Support The Moscow Times!

Kadyrov Says He Has No Car

Ramzan Kadyrov, president of the Chechen Republic. D. Grishkin

Chechen President Ramzan Kadyrov owns no cars and lives in a cramped 36-square-meter apartment in Grozny, making him one of Russia's poorest regional leaders — at least on paper.

According to his newly released income declaration, Kadyrov earned 4 million rubles ($131,000) last year, a slight increase from 3.4 million rubles in 2008, but the car that he declared in last year's statement is gone.

Kadyrov said he lives in a three-room, 36-square-meter apartment in Grozny. A posh family estate in the Chechen village of Tsentoroi is owned by his mother, Vedomosti reported.

Kadyrov's 2008 declaration listed a VAZ-21053 car among his personal assets. His spokesman, Alvi Karimov, could not say what happened to the car.

Kadyrov's wife, Medina, owns a 209-square-meter apartment, according to the declaration. Of his seven children, two own a stake in his wife's apartment, and the rest, all underage, have no property.

In 2006, two businessmen presented Kadyrov with a Ferrari and other luxury cars, including a Lexus and a Lamborgini, which were photographed parked by Kadyrov's family house. Karimov had no comment on any of these vehicles.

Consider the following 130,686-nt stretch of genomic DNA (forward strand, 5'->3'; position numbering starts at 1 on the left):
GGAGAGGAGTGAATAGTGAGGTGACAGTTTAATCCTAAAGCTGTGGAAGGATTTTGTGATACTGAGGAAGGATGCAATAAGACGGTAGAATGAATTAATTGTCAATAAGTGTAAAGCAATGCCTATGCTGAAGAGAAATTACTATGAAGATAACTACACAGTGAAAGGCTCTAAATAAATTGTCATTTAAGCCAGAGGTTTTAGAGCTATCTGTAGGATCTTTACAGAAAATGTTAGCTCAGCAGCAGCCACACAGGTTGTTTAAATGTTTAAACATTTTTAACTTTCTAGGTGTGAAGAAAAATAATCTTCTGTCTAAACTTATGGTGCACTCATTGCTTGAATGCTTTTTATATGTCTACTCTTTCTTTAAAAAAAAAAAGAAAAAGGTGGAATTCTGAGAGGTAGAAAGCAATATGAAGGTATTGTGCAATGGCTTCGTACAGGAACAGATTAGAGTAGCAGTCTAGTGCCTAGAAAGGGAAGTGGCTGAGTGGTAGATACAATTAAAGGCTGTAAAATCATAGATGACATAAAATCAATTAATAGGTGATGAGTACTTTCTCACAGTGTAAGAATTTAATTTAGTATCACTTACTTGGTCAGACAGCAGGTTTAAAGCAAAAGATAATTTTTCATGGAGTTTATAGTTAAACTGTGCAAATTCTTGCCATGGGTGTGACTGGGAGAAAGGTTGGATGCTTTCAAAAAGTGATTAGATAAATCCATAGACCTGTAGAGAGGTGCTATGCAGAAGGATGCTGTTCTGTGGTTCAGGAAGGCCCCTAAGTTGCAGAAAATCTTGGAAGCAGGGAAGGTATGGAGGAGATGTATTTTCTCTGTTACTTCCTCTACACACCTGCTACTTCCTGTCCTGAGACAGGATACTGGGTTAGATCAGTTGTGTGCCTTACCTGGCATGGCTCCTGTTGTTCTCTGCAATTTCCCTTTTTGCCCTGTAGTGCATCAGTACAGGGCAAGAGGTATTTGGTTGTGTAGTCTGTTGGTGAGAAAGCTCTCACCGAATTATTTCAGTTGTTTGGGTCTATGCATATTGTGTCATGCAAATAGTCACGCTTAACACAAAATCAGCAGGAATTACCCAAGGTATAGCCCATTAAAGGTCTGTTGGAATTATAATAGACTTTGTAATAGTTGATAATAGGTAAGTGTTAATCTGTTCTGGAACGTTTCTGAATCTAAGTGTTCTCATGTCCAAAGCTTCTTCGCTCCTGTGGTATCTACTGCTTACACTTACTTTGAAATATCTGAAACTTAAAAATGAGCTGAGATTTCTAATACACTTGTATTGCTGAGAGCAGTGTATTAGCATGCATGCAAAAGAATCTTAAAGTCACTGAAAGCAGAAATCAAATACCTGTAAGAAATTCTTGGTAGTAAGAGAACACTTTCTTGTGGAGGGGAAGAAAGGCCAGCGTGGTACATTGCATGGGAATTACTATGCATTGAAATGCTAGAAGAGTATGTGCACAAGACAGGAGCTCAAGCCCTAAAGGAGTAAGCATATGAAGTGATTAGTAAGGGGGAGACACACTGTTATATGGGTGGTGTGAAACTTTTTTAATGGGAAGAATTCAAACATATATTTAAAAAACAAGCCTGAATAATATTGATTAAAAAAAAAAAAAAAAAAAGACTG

Kadyrov is also a collector of racehorses, including an Irish-bred stallion named Tsentoroi. He has said the horses belong to Chechnya, not to him personally.

All senior officials are supposed to declare their income and some assets under an anti-corruption drive initiated by President Dmitry Medvedev last year. The deadline for regional leaders to file their declarations with the tax authorities and publish them on their regional web sites was Friday, April 30. Kadyrov did not say why he waited until this week to publish his declaration.

… we have a small favor to ask. As you may have heard, The Moscow Times, an independent news source for over 30 years, has been unjustly branded as a "foreign agent" by the Russian government. This blatant attempt to silence our voice is a direct assault on the integrity of journalism and the values we hold dear.

We, the journalists of The Moscow Times, refuse to be silenced. Our commitment to providing accurate and unbiased reporting on Russia remains unshaken. But we need your help to continue our critical mission.

Your support, no matter how small, makes a world of difference. If you can, please support us monthly starting from just $2. It's quick to set up, and you can be confident that you're making a significant impact every month by supporting open, independent journalism. Thank you.

paiment methods
Not ready to support today?
Remind me later.

Read more